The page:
Prince fans rejoiced when it was announced that his royal highness would be putting out a budget-minded musical trifecta at Target — three brand new CDs packaged together for only $11.98 — but after hearing each album in its entirety last night at an exclusive press listening event, we're thinking the artist came a bit short of a bull's eye. There are some exhilarating exceptions, particularly off the funk-laced “old skool” style bumper called MPLSoUND, but those expecting to boogie or get revved for romance (two areas where Prince reigns) might be disappointed with the other two albums, LOtUSFLOW3r and Elixer (featuring his new protégé Bria Valente), both of which are more appropriate for smooth jazz stations like 94.7 The Wave (and elevators) than the fervor of the dance floor or bedroom.

LOtUSFLOW3r, which is also the name of Prince's trippy, new intergalactic-themed Web site, sees the artist immersing himself in gentle grooves, slinky-slick vox and psychedelic riffs. Cuts like “Boom,” “Colonized Mind” and “Dreamer” have moments of otherworldly, instrumental genius that beg for headphones and a good buzz, but even after two glasses of wine (the gathering was at The Crown Bar) and fully preparing to take a journey, we felt like aliens in a strange land listening to his soundscapes. It's telling that the most beguiling cut on LOtUSFLOW3r is a cover: Prince's frothy-sweet take on “Crimson and Clover,” which trades Joan Jett's edgy come-hither cover with a more tender seduction, infused by Hendrix's version of “Wild Thing” in the chorus. Jimi comes to mind a few times while listening to the new album, but this purple haze is too new-agey and esoteric. We wanted fire.

Elixer, featuring Valente, had a couple hot spots, but for the most part, it's also more about chilled tempos and languid rhythms. That can be a good thing when the vocals are emotive or distinct (think Sade), but Valente's smooth, airy — admittedly pretty — croons are more on the generic Janet Jackson tip. Unfortunately the material lacks the hooks or sexual tension of either of the above's hits. Which is surprising, especially if rumors about a relationship between Valente and Prince are true. Now that Prince is more religious, we're obviously not gonna get “Sex Shooter” or “Sugar Walls,” but a couple of cuts here veer way too close to Disney animated soundtrack balladry. There is one very big hum(p)dinger, though, the infectious, techno-driven “2 Nite,” a jam that recalls Vanity 6's freaky-femme anthem, “Nasty Girl” and Miss Jackson's sassiest. This one smolders and we can't wait to see what the remixers/DJs do with it on club decks.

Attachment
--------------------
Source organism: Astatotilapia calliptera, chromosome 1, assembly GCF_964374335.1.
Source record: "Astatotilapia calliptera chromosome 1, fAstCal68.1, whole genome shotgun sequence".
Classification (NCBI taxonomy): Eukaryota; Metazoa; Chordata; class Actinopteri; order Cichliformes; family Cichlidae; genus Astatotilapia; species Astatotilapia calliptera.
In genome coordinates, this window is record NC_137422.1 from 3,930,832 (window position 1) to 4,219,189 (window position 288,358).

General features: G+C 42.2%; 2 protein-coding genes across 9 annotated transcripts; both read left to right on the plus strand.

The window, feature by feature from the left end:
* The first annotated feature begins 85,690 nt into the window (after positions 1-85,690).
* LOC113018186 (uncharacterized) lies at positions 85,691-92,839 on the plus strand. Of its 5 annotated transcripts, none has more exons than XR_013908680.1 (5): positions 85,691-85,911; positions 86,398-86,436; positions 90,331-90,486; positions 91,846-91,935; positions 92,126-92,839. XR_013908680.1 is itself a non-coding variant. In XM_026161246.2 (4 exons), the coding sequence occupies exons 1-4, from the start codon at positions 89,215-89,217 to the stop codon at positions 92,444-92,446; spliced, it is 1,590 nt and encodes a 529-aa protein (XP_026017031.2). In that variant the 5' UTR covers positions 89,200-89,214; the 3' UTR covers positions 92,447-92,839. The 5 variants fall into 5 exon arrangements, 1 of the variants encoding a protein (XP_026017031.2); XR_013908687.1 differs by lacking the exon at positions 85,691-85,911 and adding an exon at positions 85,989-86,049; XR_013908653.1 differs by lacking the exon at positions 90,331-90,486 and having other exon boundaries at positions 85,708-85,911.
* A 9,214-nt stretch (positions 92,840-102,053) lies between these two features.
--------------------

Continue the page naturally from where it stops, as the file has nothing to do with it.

Prince definitely saved the best for last, and the exuberant tunes on MPLSoUND (an acronym for “Minneapolis Sound”) are absolutely worth the price of the entire CD trio. “There'll Never B Another Like Me,” boasts the beats and bravado fans know and love, while “Chocolate Box” has a flirty fun “Controversy” feel with buoyant keyboards and soulful chants. “Valentina” and “Dance 4 Me” have a subtle sauciness and synth-driven stomp (plus more giddy guitar work) and “Ol' Skool Company” closes out the collection with a bang, channeling a P-Funk zest and party vibe that shows our Prince hasn't lost his bodaciousness. The only thing missing from MPLS (and all three discs), is the enticing falsetto that gave his early material, and a few later hits, so much mojo.

All three releases will be represented on the new website as different “worlds,” where music can be downloaded from each (the recordings are only available at Target and via the site). A virtual playground and 3D visual feast, the site was developed with web gurus Scott Adison Clay and Anthony Malzone, and it seems very video game influenced. Clay was on hand for a preview surf-through last night, and while there were some glitches and some of the ways to acquire content were convoluted, it should appeal to tech-heads and Prince die-hards with exclusives including lyrics (not the on Target package), never before seen photos and even video footage dating back to the '70's. Members pay $77 for access, and the biggest perk is definitely advance info and preferred seats for Prince's live shows.

As was announced a few weeks ago, Prince will be playing three consecutive nights on The Tonight Show with Jay Leno (March 25-27) and again on May 28, Leno's second to last show in the 11:30 time slot. Though Prince alluded to L.A. gigs in a mysterious message to fans earlier this month, info on the shows was just announced this morning. He'll be doing three sets in three different venues all in one night (!) on March 28, taking place at downtown's L.A. LIVE spots — the Nokia Theatre, the Conga Room and Club Nokia — all with different bands (which will surely save a lot on set-up time). Let's hope he mixes in material from the new recordings with old stuff and unexpected covers, like he did at his amazing post-Oscars bash.

Details on the multiple Saturday, March 28th concerts are as follows:

*Nokia Theatre L.A. LIVE – Doors open at 5:30 p.m.

*Conga Room – Doors open at 8:00 p.m

*Club Nokia – Doors open at 11:30 p.m.

Tickets for each of the three performances are $77.00 plus applicable fees and service charges. Separate tickets for each venue are required for admittance. Prince will perform a full length concert at each venue. A two ticket limit per purchase will apply for the Conga Room and Club Nokia shows; a four ticket limit per purchase will apply for the Nokia Theatre L.A. LIVE show. Tickets go on-sale this Sunday, March 22nd at 12:00 p.m. (noon). Tickets are available online at, via Ticketmaster charge-by-phone lines at (213) 480-3232 or (714) 740-2000. Members of will also be able to get select premium seats beginning Tuesday, March 24th.

The Target 3-disc package will be in stores and available through, on March 29. launches March 24.

LA Weekly